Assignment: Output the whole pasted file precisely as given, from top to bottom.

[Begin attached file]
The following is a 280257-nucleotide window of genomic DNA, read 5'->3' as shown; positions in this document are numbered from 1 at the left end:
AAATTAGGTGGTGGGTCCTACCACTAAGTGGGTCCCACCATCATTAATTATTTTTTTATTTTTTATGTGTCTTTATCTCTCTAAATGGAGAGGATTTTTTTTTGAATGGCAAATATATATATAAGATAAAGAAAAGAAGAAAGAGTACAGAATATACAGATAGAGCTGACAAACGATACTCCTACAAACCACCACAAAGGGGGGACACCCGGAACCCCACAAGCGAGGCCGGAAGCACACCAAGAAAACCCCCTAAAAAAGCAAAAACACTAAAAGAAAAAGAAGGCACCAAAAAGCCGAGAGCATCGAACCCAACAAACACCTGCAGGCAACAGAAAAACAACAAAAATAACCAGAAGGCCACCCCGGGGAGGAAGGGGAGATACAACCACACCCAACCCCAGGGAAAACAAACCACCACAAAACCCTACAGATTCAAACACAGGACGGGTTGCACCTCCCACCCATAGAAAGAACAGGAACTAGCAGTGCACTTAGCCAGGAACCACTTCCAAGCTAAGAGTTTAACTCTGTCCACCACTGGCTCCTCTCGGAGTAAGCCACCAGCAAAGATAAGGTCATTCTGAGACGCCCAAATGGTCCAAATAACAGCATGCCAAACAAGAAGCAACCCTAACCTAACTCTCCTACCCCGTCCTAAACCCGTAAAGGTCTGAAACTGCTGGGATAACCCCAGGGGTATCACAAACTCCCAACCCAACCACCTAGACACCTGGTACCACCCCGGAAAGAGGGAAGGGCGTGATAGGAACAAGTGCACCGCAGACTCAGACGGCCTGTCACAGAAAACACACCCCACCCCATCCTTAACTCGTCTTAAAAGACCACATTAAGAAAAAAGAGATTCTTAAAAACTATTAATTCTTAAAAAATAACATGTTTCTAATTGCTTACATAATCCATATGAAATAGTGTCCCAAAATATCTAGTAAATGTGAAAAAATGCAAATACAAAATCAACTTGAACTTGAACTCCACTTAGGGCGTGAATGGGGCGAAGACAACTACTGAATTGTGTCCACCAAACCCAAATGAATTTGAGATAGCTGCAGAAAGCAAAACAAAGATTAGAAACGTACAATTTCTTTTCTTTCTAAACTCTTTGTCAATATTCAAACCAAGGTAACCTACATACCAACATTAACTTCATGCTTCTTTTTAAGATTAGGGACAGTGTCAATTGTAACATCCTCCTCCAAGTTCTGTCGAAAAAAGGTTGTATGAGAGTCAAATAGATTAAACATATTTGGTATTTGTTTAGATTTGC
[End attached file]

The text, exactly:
The following is a 280257-nucleotide window of genomic DNA, read 5'->3' as shown; positions in this document are numbered from 1 at the left end:
AAATTAGGTGGTGGGTCCTACCACTAAGTGGGTCCCACCATCATTAATTATTTTTTTATTTTTTATGTGTCTTTATCTCTCTAAATGGAGAGGATTTTTTTTTGAATGGCAAATATATATATAAGATAAAGAAAAGAAGAAAGAGTACAGAATATACAGATAGAGCTGACAAACGATACTCCTACAAACCACCACAAAGGGGGGACACCCGGAACCCCACAAGCGAGGCCGGAAGCACACCAAGAAAACCCCCTAAAAAAGCAAAAACACTAAAAGAAAAAGAAGGCACCAAAAAGCCGAGAGCATCGAACCCAACAAACACCTGCAGGCAACAGAAAAACAACAAAAATAACCAGAAGGCCACCCCGGGGAGGAAGGGGAGATACAACCACACCCAACCCCAGGGAAAACAAACCACCACAAAACCCTACAGATTCAAACACAGGACGGGTTGCACCTCCCACCCATAGAAAGAACAGGAACTAGCAGTGCACTTAGCCAGGAACCACTTCCAAGCTAAGAGTTTAACTCTGTCCACCACTGGCTCCTCTCGGAGTAAGCCACCAGCAAAGATAAGGTCATTCTGAGACGCCCAAATGGTCCAAATAACAGCATGCCAAACAAGAAGCAACCCTAACCTAACTCTCCTACCCCGTCCTAAACCCGTAAAGGTCTGAAACTGCTGGGATAACCCCAGGGGTATCACAAACTCCCAACCCAACCACCTAGACACCTGGTACCACCCCGGAAAGAGGGAAGGGCGTGATAGGAACAAGTGCACCGCAGACTCAGACGGCCTGTCACAGAAAACACACCCCACCCCATCCTTAACTCGTCTTAAAAGACCACATTAAGAAAAAAGAGATTCTTAAAAACTATTAATTCTTAAAAAATAACATGTTTCTAATTGCTTACATAATCCATATGAAATAGTGTCCCAAAATATCTAGTAAATGTGAAAAAATGCAAATACAAAATCAACTTGAACTTGAACTCCACTTAGGGCGTGAATGGGGCGAAGACAACTACTGAATTGTGTCCACCAAACCCAAATGAATTTGAGATAGCTGCAGAAAGCAAAACAAAGATTAGAAACGTACAATTTCTTTTCTTTCTAAACTCTTTGTCAATATTCAAACCAAGGTAACCTACATACCAACATTAACTTCATGCTTCTTTTTAAGATTAGGGACAGTGTCAATTGTAACATCCTCCTCCAAGTTCTGTCGAAAAAAGGTTGTATGAGAGTCAAATAGATTAAACATATTTGGTATTTGTTTAGATTTGC